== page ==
Researchers at Washington University in St. Louis have turned an acoustic phenomenon familiar to those who have visited the Statuary Hall in the U.S. Capitol Building or St. Paul’s Cathedral in London into a high-resolution nanoparticle detector. Using a ring-shaped micro-laser, the sensor can detect and count individual viruses or synthetic and biological nanoparticles with single particle resolution.
Counting Nanoparticles with Lasers J. ZHU, L. HE, S. K. OZDEMIR, AND L. YANG/WUSTL
The sensor is what’s known as a “whispering gallery resonator” and relies on the same principles as those acoustic spaces (like the aforementioned Capitol and cathedral galleries) where whispers on one side of the room can be heard directly on the other side thanks to the unique properties of the shape of the space. But unlike the acoustic spaces (which are usually in round, domed spaces) that have audible sweet spots, the new sensor has optical sweet spots. (...)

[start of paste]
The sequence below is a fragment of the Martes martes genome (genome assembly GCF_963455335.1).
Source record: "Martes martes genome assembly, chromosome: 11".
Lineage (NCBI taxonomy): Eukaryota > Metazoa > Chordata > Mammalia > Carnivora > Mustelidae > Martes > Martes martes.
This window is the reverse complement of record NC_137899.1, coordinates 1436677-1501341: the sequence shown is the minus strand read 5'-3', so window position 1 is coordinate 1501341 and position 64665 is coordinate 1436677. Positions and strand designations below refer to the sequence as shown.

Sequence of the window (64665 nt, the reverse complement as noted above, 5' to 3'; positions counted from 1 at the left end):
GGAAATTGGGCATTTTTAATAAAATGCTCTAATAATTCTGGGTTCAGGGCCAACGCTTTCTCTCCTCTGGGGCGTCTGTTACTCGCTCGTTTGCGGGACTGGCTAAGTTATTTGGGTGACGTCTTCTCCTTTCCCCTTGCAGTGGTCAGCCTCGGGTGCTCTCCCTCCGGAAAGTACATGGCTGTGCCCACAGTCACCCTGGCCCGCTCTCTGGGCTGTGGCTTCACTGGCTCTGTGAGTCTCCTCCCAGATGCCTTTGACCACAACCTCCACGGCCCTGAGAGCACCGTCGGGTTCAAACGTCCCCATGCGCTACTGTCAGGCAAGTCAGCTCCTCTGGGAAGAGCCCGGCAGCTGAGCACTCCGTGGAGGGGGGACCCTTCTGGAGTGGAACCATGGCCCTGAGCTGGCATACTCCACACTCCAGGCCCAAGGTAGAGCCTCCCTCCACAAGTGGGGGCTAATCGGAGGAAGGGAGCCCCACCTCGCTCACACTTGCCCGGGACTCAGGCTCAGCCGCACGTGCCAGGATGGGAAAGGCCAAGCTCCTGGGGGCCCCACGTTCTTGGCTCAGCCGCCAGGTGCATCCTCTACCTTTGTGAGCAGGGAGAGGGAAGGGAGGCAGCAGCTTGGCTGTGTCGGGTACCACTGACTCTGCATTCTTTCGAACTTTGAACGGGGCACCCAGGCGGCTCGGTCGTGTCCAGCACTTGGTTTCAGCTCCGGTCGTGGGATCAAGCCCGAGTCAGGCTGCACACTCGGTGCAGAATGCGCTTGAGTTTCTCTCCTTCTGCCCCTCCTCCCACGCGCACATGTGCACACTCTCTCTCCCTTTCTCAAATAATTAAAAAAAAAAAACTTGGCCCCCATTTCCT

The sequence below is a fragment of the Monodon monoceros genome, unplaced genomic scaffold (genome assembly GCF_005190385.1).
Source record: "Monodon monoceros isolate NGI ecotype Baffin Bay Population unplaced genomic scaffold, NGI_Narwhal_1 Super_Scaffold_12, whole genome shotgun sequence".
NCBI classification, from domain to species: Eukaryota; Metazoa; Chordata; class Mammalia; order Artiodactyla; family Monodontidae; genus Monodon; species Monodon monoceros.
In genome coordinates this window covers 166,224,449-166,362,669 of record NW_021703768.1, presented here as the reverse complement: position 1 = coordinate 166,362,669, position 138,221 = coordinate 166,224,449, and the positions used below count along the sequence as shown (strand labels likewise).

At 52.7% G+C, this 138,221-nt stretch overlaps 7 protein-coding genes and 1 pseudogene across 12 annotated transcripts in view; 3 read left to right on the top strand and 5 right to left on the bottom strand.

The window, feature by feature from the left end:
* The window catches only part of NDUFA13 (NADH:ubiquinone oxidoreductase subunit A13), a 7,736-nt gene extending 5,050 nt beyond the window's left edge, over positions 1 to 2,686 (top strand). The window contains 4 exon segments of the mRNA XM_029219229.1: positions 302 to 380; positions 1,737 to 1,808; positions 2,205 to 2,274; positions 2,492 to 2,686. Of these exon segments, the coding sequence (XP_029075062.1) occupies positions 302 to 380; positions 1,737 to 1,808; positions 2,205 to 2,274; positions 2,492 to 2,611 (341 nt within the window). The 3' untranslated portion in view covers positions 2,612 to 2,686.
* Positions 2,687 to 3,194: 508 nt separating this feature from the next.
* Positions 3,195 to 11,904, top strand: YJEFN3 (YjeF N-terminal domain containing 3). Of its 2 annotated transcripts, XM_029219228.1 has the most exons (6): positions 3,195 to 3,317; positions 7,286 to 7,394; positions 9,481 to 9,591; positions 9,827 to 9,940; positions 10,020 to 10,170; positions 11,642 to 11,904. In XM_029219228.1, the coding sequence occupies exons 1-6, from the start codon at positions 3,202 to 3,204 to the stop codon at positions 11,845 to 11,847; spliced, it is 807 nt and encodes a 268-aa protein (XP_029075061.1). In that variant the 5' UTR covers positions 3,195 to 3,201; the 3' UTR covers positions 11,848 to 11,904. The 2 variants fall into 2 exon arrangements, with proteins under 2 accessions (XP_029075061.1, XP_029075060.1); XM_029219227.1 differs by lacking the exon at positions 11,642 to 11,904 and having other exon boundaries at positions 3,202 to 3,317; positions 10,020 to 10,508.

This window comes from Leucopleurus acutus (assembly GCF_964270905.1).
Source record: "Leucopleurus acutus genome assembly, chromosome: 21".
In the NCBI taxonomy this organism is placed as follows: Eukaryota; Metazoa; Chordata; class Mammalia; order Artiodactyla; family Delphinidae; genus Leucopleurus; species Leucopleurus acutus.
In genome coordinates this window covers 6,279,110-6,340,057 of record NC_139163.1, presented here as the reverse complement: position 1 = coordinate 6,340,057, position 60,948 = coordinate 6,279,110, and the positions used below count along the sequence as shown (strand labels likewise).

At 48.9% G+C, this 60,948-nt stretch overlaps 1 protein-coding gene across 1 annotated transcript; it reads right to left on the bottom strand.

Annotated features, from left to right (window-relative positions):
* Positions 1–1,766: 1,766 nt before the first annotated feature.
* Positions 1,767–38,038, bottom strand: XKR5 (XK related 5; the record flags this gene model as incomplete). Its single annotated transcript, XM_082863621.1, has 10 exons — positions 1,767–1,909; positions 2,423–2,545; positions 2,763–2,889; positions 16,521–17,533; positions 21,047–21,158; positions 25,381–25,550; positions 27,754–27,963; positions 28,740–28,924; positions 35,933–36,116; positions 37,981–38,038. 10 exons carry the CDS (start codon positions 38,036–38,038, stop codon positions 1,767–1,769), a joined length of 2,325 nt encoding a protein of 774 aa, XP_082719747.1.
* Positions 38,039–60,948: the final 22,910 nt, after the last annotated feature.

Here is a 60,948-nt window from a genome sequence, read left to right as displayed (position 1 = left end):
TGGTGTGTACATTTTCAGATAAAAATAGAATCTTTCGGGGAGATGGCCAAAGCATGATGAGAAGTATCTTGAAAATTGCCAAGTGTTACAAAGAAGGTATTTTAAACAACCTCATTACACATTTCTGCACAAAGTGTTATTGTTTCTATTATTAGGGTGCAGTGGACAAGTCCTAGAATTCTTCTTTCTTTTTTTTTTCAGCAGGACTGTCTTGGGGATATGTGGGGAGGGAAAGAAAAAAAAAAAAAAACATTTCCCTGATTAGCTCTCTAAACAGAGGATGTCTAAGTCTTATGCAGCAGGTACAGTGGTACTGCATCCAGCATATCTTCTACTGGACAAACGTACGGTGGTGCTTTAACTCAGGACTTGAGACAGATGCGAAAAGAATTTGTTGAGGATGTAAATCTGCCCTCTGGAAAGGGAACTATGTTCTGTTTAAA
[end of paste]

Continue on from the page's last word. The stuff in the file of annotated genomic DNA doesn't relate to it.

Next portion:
Posted 06.29.2011 at 11:44 am
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